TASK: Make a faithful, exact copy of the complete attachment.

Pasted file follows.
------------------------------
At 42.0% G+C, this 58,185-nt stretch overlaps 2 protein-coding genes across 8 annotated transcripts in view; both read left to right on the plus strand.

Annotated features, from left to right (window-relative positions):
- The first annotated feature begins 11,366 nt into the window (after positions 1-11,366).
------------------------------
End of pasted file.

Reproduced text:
At 42.0% G+C, this 58,185-nt stretch overlaps 2 protein-coding genes across 8 annotated transcripts in view; both read left to right on the plus strand.

Annotated features, from left to right (window-relative positions):
- The first annotated feature begins 11,366 nt into the window (after positions 1-11,366).